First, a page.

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Do you come to work with a respiratory tract infection?
  1. P Gudgeon1,
  2. D A Wells2,
  3. M O Baerlocher3,
  4. A S Detsky1,2,4
  1. 1
    Department of Medicine, University of Toronto, Toronto, Ontario, Canada
  2. 2
    Department of Medicine, Mount Sinai Hospital and University Health Network, Toronto, Ontario, Canada
  3. 3
    Department of Radiology, University of Toronto, Toronto, Ontario, Canada
  4. 4
    Department of Health Policy Management and Evaluation, University of Toronto, Toronto, Ontario, Canada
  1. Dr Allan Detsky, Mount Sinai Hospital, 427–600 University Avenue, Toronto, Ontario, Canada M5G 1X5; adetsky{at}

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In caring for their patients, physicians strive to uphold the fundamental principle of medicine: primum non nocere – first do no harm. However, previous studies have reported that more than 80% of physicians come to work when they are ill.14 Numerous infections can be transmitted nosocomially, with some of the most common being the respiratory tract infections (RTIs).5 6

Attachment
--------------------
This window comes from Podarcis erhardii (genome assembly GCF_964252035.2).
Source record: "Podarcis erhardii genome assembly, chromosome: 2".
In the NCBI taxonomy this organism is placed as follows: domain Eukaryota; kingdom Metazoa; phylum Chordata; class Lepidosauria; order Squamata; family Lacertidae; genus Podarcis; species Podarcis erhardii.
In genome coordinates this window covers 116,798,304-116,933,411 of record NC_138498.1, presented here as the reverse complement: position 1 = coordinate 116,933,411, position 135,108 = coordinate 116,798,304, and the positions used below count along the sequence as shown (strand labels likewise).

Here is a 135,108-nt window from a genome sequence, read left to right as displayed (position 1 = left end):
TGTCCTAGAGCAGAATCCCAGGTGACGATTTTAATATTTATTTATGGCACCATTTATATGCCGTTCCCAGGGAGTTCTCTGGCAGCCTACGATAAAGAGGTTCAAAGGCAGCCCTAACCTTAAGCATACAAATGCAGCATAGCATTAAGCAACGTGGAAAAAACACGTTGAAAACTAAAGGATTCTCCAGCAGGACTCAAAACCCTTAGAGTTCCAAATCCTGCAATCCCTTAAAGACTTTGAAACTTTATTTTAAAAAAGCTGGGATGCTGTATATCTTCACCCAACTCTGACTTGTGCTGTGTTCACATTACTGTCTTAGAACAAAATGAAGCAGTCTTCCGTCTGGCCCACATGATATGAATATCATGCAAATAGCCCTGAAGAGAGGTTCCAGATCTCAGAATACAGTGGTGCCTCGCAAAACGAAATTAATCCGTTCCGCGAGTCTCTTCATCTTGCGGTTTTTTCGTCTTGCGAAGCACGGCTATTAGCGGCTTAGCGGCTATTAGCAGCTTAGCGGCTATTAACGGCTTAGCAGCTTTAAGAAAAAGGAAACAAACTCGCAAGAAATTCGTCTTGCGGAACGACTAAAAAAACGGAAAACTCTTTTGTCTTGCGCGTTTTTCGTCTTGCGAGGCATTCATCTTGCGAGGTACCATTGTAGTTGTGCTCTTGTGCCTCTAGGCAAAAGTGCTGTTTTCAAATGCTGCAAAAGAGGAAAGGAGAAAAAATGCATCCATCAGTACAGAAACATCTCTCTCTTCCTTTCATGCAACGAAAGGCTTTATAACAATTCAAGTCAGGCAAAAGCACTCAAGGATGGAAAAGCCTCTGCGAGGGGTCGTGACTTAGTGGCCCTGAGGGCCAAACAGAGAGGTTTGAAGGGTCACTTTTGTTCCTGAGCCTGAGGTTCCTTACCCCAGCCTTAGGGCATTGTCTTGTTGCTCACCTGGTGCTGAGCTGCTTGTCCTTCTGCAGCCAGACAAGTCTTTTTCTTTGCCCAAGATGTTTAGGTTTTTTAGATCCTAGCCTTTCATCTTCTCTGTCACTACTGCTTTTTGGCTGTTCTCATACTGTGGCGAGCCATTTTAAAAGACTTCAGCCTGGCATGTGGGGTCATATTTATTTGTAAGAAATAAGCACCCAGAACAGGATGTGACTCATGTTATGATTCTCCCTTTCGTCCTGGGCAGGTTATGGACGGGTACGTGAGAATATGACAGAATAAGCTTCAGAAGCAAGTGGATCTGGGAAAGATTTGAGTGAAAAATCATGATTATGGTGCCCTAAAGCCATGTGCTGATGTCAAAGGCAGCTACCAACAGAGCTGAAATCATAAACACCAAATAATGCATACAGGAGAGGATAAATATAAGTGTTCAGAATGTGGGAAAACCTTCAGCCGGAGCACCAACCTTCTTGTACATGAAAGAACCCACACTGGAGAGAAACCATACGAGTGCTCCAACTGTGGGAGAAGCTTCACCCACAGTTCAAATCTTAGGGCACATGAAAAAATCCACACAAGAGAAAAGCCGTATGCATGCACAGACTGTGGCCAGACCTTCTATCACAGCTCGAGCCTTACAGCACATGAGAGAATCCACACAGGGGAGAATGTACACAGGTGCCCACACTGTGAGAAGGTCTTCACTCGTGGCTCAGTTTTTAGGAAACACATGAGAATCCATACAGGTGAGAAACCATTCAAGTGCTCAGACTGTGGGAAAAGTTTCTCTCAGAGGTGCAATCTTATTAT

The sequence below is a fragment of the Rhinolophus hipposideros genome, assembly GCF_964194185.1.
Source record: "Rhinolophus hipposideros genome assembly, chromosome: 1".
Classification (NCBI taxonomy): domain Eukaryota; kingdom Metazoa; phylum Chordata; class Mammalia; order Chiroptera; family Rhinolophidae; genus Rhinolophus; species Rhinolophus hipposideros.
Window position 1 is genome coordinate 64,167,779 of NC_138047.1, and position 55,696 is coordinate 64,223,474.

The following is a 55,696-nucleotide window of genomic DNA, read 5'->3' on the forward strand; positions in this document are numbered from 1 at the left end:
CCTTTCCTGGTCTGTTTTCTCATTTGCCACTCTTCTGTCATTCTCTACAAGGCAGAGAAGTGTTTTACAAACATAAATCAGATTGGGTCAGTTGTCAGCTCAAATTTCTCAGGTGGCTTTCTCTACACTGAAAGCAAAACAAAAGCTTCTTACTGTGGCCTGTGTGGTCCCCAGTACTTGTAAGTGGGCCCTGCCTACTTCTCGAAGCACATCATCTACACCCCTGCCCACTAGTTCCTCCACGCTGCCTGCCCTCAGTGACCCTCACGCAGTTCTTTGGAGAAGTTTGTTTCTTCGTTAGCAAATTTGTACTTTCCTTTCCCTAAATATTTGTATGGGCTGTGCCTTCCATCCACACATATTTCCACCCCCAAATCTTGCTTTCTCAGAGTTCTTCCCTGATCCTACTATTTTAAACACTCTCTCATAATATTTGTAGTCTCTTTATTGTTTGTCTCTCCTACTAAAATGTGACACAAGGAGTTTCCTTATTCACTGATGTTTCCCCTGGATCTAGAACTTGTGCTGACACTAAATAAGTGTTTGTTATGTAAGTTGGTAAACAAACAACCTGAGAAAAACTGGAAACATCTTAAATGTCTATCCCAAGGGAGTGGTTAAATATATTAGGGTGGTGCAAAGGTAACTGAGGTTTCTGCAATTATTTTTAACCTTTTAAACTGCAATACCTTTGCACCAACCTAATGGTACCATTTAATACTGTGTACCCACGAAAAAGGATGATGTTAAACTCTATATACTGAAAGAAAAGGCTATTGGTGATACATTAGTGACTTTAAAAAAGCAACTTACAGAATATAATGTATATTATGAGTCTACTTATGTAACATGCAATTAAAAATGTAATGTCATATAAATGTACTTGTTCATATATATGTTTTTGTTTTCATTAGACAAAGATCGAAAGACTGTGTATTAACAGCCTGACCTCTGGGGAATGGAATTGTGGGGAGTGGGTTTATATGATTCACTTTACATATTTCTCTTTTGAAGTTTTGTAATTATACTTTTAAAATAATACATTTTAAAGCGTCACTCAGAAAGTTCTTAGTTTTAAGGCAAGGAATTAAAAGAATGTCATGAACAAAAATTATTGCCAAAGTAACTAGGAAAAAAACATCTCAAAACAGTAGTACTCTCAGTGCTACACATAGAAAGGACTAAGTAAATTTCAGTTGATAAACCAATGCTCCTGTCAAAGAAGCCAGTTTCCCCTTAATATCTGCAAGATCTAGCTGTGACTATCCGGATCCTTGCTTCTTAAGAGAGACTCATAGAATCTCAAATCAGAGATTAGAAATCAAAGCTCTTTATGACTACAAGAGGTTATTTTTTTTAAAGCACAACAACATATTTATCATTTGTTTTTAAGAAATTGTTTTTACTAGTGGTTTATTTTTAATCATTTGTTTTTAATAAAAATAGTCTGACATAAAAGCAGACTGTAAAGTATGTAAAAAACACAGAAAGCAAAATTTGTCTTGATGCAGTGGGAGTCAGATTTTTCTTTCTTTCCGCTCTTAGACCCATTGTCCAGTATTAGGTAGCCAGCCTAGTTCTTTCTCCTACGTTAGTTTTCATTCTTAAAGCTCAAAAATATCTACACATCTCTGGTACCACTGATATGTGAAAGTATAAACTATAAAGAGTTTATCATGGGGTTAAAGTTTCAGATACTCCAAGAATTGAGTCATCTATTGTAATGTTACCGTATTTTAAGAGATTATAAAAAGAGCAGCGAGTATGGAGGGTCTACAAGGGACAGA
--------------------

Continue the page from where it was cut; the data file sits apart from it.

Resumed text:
To explore this phenomenon, we created and sent three versions of an online survey to third year medical students, internal medicine and surgical residents, and staff physicians from the University of Toronto between June and August 2006. The questionnaire explored the frequency of working with an RTI and the factors that influenced this behaviour.

The response rates for medical students, residents and staff physicians were 149/202 (73.8%), 317/650 (48.9%) and 202/350 (57.7%), respectively.

The vast majority of respondents were ill for 1–2 days or more. Linear regression showed that when compared with residents, staff physicians reported an average of 0.9 fewer days with an RTI (p = 0.001) and students …

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